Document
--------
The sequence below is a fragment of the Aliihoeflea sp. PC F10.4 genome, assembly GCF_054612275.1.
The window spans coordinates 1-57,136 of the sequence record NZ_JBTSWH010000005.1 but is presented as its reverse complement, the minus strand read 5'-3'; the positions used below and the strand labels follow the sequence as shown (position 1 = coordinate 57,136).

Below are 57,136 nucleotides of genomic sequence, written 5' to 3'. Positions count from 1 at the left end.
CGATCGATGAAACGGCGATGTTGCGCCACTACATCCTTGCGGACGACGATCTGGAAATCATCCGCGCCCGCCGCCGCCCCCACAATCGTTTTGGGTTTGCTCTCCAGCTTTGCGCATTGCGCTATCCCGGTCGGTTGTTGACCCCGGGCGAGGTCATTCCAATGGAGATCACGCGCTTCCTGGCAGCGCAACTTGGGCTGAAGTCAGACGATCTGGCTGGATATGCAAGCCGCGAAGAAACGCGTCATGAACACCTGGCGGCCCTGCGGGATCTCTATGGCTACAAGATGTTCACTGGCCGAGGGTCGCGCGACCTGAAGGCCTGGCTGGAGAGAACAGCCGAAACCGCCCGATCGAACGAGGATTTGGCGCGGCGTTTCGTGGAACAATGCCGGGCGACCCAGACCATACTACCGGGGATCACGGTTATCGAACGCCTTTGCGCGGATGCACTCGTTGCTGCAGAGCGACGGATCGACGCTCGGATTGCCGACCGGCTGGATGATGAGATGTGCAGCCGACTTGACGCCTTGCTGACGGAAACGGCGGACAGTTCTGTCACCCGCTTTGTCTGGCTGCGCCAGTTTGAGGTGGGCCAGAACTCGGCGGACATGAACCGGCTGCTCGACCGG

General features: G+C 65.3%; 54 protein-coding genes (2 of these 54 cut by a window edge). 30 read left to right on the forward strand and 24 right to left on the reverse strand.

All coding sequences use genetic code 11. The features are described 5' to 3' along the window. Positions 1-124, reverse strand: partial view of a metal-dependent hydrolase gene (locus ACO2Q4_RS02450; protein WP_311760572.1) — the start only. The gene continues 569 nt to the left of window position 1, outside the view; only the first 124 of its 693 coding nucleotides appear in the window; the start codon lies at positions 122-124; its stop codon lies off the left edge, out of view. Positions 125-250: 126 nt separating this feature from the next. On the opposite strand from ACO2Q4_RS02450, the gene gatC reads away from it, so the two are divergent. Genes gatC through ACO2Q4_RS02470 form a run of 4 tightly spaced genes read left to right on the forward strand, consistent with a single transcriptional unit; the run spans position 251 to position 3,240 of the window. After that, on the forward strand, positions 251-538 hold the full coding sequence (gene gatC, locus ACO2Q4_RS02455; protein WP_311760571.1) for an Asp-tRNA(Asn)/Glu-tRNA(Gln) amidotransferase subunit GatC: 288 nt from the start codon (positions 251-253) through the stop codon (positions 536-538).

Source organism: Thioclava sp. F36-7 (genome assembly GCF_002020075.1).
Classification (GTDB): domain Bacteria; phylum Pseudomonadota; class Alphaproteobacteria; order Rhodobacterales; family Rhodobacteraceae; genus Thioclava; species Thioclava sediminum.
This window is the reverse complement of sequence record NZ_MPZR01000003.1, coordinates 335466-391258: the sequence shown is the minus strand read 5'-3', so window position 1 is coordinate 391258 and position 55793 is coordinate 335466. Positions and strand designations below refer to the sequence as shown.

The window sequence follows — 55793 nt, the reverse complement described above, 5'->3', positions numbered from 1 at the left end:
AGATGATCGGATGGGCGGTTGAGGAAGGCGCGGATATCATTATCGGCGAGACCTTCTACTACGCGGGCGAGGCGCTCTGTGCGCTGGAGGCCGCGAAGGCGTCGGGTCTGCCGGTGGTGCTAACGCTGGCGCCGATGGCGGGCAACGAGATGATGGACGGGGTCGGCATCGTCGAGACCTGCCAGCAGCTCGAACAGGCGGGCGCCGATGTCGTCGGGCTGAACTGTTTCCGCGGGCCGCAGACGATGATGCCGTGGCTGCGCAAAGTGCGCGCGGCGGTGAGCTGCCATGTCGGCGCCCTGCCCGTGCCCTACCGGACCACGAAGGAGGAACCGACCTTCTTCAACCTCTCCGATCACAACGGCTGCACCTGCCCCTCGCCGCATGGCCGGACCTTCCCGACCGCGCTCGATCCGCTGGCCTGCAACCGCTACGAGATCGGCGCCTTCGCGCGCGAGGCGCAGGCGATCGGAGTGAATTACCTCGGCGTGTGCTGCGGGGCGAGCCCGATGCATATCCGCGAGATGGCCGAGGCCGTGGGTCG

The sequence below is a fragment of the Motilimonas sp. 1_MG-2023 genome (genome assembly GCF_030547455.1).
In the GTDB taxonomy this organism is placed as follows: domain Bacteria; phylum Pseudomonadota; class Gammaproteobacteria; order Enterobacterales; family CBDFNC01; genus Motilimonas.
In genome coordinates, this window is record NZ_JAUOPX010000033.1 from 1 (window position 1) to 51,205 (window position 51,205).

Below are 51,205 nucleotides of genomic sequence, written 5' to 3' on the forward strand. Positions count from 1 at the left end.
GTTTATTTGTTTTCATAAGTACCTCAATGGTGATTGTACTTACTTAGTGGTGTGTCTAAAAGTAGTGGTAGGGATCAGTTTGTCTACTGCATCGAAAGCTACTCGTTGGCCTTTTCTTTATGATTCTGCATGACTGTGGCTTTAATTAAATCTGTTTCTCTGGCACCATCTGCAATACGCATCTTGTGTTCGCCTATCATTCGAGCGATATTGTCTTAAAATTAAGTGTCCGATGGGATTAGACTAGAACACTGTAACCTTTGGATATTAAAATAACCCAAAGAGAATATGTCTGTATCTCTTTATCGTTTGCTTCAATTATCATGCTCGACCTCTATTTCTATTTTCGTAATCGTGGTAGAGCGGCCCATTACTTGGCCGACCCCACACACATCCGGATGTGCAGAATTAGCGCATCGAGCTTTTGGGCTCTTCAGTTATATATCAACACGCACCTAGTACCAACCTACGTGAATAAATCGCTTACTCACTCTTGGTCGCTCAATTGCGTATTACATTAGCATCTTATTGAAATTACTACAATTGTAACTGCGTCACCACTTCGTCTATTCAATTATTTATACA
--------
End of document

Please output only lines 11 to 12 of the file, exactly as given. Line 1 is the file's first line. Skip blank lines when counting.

AGATGATCGGATGGGCGGTTGAGGAAGGCGCGGATATCATTATCGGCGAGACCTTCTACTACGCGGGCGAGGCGCTCTGTGCGCTGGAGGCCGCGAAGGCGTCGGGTCTGCCGGTGGTGCTAACGCTGGCGCCGATGGCGGGCAACGAGATGATGGACGGGGTCGGCATCGTCGAGACCTGCCAGCAGCTCGAACAGGCGGGCGCCGATGTCGTCGGGCTGAACTGTTTCCGCGGGCCGCAGACGATGATGCCGTGGCTGCGCAAAGTGCGCGCGGCGGTGAGCTGCCATGTCGGCGCCCTGCCCGTGCCCTACCGGACCACGAAGGAGGAACCGACCTTCTTCAACCTCTCCGATCACAACGGCTGCACCTGCCCCTCGCCGCATGGCCGGACCTTCCCGACCGCGCTCGATCCGCTGGCCTGCAACCGCTACGAGATCGGCGCCTTCGCGCGCGAGGCGCAGGCGATCGGAGTGAATTACCTCGGCGTGTGCTGCGGGGCGAGCCCGATGCATATCCGCGAGATGGCCGAGGCCGTGGGTCG

The sequence below is a fragment of the Motilimonas sp. 1_MG-2023 genome (genome assembly GCF_030547455.1).